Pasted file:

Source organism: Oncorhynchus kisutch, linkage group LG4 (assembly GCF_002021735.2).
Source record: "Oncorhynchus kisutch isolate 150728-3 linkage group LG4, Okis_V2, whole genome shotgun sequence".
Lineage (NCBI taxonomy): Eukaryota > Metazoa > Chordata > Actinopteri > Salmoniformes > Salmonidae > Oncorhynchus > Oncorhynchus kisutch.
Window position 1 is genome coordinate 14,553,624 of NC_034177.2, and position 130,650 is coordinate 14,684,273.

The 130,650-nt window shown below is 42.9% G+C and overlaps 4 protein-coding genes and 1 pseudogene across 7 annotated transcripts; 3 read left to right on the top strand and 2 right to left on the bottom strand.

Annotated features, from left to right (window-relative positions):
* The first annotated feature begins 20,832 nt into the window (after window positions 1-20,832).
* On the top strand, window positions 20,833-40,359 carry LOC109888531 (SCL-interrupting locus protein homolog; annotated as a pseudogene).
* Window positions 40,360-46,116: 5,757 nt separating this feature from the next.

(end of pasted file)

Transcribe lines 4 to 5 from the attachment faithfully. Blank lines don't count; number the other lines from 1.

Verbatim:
Window position 1 is genome coordinate 14,553,624 of NC_034177.2, and position 130,650 is coordinate 14,684,273.

The 130,650-nt window shown below is 42.9% G+C and overlaps 4 protein-coding genes and 1 pseudogene across 7 annotated transcripts; 3 read left to right on the top strand and 2 right to left on the bottom strand.